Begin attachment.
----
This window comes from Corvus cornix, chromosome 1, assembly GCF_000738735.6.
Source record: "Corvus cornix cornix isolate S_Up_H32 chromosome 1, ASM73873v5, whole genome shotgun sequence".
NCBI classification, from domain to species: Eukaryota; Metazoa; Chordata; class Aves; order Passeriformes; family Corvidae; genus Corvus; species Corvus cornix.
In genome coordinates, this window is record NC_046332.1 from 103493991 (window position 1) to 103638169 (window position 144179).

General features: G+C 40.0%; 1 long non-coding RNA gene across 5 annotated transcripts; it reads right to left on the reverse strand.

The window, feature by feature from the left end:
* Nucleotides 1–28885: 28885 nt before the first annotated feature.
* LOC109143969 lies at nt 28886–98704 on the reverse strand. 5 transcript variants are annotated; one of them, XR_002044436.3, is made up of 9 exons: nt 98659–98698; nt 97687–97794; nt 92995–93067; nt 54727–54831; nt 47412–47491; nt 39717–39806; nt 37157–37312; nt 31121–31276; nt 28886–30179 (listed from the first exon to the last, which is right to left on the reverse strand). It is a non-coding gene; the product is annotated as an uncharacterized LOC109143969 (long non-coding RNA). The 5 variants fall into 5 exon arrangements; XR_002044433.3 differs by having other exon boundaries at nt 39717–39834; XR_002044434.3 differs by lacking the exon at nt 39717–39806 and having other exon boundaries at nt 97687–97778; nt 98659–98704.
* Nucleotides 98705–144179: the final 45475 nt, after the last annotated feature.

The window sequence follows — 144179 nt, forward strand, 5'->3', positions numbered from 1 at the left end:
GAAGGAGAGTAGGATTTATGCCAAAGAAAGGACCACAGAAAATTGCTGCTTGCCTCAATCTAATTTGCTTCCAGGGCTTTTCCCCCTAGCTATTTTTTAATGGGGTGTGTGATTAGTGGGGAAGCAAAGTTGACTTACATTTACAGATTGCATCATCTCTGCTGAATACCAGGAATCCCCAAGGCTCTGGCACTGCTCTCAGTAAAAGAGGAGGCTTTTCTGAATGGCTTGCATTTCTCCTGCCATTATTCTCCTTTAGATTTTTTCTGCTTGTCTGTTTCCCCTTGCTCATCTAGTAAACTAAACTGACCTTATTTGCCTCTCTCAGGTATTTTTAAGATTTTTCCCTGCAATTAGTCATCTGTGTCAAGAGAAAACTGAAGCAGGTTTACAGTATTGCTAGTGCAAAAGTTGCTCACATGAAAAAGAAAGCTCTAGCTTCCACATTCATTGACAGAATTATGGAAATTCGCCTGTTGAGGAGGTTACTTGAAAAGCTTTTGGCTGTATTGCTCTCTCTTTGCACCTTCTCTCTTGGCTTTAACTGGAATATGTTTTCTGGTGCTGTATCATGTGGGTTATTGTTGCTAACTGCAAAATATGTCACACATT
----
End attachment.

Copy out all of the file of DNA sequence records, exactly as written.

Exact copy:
This window comes from Corvus cornix, chromosome 1, assembly GCF_000738735.6.
Source record: "Corvus cornix cornix isolate S_Up_H32 chromosome 1, ASM73873v5, whole genome shotgun sequence".
NCBI classification, from domain to species: Eukaryota; Metazoa; Chordata; class Aves; order Passeriformes; family Corvidae; genus Corvus; species Corvus cornix.
In genome coordinates, this window is record NC_046332.1 from 103493991 (window position 1) to 103638169 (window position 144179).

General features: G+C 40.0%; 1 long non-coding RNA gene across 5 annotated transcripts; it reads right to left on the reverse strand.

The window, feature by feature from the left end:
* Nucleotides 1–28885: 28885 nt before the first annotated feature.
* LOC109143969 lies at nt 28886–98704 on the reverse strand. 5 transcript variants are annotated; one of them, XR_002044436.3, is made up of 9 exons: nt 98659–98698; nt 97687–97794; nt 92995–93067; nt 54727–54831; nt 47412–47491; nt 39717–39806; nt 37157–37312; nt 31121–31276; nt 28886–30179 (listed from the first exon to the last, which is right to left on the reverse strand). It is a non-coding gene; the product is annotated as an uncharacterized LOC109143969 (long non-coding RNA). The 5 variants fall into 5 exon arrangements; XR_002044433.3 differs by having other exon boundaries at nt 39717–39834; XR_002044434.3 differs by lacking the exon at nt 39717–39806 and having other exon boundaries at nt 97687–97778; nt 98659–98704.
* Nucleotides 98705–144179: the final 45475 nt, after the last annotated feature.

The window sequence follows — 144179 nt, forward strand, 5'->3', positions numbered from 1 at the left end:
GAAGGAGAGTAGGATTTATGCCAAAGAAAGGACCACAGAAAATTGCTGCTTGCCTCAATCTAATTTGCTTCCAGGGCTTTTCCCCCTAGCTATTTTTTAATGGGGTGTGTGATTAGTGGGGAAGCAAAGTTGACTTACATTTACAGATTGCATCATCTCTGCTGAATACCAGGAATCCCCAAGGCTCTGGCACTGCTCTCAGTAAAAGAGGAGGCTTTTCTGAATGGCTTGCATTTCTCCTGCCATTATTCTCCTTTAGATTTTTTCTGCTTGTCTGTTTCCCCTTGCTCATCTAGTAAACTAAACTGACCTTATTTGCCTCTCTCAGGTATTTTTAAGATTTTTCCCTGCAATTAGTCATCTGTGTCAAGAGAAAACTGAAGCAGGTTTACAGTATTGCTAGTGCAAAAGTTGCTCACATGAAAAAGAAAGCTCTAGCTTCCACATTCATTGACAGAATTATGGAAATTCGCCTGTTGAGGAGGTTACTTGAAAAGCTTTTGGCTGTATTGCTCTCTCTTTGCACCTTCTCTCTTGGCTTTAACTGGAATATGTTTTCTGGTGCTGTATCATGTGGGTTATTGTTGCTAACTGCAAAATATGTCACACATT